On his knees, a gun to his head and wearing nought but his underwear, the UK’s leading pro-fox hunting figurehead stares into the camera of his captors and refuses to submit that his life-long passion is actually nothing more than inhuman brutality. This is just one of many equally underwhelming sequences that comprise British micro-budget thriller Blooded (2011).
Set in a remote, rural area of Scotland, Blooded is one of a slew of recent titles masquerading as a record of real events; purporting to be a documentary rather than a film. From The Blair Witch Project (1999) back in the late nineties to more recent successes such as critically commended, shoe-string feature Paranormal Activity (2007), it’s fair to say that we’re becoming increasingly accustomed as moviegoers to films trading is this sort of hoodwinkery. Unfortunately, Blooded might just be under-estimating their audience; it’s fooling no-one.
Not so much the ‘found footage’ approach used in mockumentaries like recent release Terry (2011) or the aforementioned Paranormal Activity, Blooded operates under the guise of a television reconstruction of events. Employing a similar format to the type found in feature inserts for shows like Crimewatch, real-life accounts from witnesses and victims are cut together with dramatic re-enactments; the former acting as kind of narration for the latter.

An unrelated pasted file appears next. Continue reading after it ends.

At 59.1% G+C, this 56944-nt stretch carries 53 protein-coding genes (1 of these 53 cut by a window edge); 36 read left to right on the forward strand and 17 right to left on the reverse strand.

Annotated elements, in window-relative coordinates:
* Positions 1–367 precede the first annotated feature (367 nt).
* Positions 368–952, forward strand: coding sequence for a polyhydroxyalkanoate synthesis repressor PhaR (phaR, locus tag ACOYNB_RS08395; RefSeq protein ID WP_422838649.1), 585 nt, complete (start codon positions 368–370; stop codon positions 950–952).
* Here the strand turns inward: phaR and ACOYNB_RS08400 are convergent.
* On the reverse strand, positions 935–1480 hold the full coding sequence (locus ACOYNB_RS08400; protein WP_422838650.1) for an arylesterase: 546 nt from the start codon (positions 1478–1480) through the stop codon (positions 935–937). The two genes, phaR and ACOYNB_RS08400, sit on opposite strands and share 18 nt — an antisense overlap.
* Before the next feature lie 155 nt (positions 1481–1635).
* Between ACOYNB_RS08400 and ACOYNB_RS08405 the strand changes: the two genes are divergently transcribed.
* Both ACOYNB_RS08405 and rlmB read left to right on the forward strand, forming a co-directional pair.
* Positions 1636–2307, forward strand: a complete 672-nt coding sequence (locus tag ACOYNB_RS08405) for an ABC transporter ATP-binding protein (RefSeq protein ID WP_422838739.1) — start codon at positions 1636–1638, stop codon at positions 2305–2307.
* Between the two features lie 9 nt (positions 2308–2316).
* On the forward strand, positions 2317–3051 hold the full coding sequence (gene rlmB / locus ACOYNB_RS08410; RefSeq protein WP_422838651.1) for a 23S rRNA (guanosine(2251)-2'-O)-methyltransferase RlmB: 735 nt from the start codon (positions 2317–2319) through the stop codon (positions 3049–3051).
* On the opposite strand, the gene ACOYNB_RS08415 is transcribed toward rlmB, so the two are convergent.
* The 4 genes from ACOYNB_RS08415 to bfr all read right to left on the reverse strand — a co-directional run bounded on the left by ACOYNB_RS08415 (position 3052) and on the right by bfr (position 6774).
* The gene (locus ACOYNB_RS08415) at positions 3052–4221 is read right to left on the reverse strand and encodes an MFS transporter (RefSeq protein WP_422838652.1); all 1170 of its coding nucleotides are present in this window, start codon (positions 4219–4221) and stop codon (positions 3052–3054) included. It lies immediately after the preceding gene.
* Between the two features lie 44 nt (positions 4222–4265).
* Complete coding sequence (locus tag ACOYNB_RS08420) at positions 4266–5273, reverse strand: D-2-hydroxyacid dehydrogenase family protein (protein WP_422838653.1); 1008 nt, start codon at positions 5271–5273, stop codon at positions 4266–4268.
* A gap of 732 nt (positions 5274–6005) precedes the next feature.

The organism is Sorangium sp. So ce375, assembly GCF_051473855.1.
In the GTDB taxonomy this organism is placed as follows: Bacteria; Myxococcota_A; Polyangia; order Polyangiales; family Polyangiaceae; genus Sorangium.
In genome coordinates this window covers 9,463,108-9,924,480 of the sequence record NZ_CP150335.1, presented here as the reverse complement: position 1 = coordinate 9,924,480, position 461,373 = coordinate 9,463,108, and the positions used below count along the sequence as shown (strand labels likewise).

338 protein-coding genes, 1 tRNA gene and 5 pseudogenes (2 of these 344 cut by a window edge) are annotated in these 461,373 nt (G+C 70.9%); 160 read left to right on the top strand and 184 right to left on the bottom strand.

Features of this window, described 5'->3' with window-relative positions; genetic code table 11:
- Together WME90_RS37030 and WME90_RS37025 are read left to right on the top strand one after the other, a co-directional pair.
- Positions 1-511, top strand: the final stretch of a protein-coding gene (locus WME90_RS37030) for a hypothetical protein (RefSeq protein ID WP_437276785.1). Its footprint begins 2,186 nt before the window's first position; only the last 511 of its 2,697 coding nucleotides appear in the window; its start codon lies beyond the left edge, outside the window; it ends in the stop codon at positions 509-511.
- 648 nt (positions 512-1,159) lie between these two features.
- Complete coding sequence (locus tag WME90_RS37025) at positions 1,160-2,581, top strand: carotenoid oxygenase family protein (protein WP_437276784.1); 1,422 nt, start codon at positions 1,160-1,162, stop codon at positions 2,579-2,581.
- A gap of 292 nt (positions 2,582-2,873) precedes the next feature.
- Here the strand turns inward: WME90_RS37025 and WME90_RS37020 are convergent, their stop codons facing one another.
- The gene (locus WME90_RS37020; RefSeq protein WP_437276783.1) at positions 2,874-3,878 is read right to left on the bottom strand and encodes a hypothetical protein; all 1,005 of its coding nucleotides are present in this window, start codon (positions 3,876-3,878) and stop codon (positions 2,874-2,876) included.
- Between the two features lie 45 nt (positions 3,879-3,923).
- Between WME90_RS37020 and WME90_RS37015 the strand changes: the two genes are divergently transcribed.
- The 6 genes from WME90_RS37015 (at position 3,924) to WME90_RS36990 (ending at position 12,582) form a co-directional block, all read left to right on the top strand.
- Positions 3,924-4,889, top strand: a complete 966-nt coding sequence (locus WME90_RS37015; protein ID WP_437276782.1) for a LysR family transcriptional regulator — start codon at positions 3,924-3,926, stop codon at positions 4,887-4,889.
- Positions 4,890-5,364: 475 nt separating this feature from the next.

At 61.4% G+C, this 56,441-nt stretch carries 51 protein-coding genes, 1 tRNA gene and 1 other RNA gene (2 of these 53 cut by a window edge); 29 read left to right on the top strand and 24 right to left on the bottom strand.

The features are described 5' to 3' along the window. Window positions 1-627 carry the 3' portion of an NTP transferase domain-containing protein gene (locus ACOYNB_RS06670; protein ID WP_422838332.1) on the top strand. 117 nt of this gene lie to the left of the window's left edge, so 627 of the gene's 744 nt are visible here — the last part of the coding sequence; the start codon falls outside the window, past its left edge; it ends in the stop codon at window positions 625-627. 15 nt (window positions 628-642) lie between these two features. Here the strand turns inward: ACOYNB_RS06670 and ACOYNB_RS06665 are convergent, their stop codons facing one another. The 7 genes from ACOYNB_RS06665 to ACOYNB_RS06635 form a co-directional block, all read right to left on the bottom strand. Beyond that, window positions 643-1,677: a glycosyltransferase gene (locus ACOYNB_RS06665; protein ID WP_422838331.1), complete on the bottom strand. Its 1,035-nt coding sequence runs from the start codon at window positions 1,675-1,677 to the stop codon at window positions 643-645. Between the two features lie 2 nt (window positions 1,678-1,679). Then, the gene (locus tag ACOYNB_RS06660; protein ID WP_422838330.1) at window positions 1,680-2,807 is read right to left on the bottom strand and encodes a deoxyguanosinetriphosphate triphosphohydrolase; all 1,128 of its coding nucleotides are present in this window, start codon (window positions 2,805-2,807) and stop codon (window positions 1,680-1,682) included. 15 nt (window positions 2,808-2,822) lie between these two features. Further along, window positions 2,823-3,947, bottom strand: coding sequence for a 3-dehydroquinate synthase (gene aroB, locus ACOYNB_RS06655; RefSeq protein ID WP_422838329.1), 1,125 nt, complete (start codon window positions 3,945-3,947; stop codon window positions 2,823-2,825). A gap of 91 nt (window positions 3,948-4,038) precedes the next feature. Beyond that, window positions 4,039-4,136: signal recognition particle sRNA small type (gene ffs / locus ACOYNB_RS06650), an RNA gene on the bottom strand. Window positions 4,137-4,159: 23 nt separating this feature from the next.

Herein however, lies the film’s first great stumbling block: from frame one, the interviewees come across more like actors than the counterparts portraying them in the dramatic sequences – epic fail. Their unconvincing recitals of the horrors they endured undercut from the very outset any hope that Blooded might have of pulling one over on its audience.
Unfortunately, the voiceover work from the somewhat dubious ‘real victims’ is soon to bring the illusion crashing down once more. Much unlike the subject matter of real documentaries, Blooded is too heavy handed, exaggerating the sense of threat and adversity in an attempt to intensify the whole experience; ultimately though, it all just comes across as ‘hammy’ and over-acted.
The premise of the film is actually quite intriguing, viewed as a treatment alone; scripted as a straight piece of fiction could have worked brilliantly. However, it’s all two obvious to even a naive viewer that the creative decisions made on this film were more the result of budgetary constraints than anything else. What had the potential to be a thought provoking study of two diametric positions of extremism, is lost amid unnecessary and clichéd subplots that would have looked more at home in a low-budget soap opera than a gritty thriller and presumably were cynically included for the purpose of endowing the otherwise uninspiring characters with some level of humanity.
With a stir of recent controversy catapulting this film into the spot-light over the past few weeks (owing to a little viral advertising), it will likely enjoy a great deal more success than it rightly deserves as people queue to see what all the fuss is about. My advice is: don’t bother. The film does not nearly meet the expectations that media hype has bestowed upon it.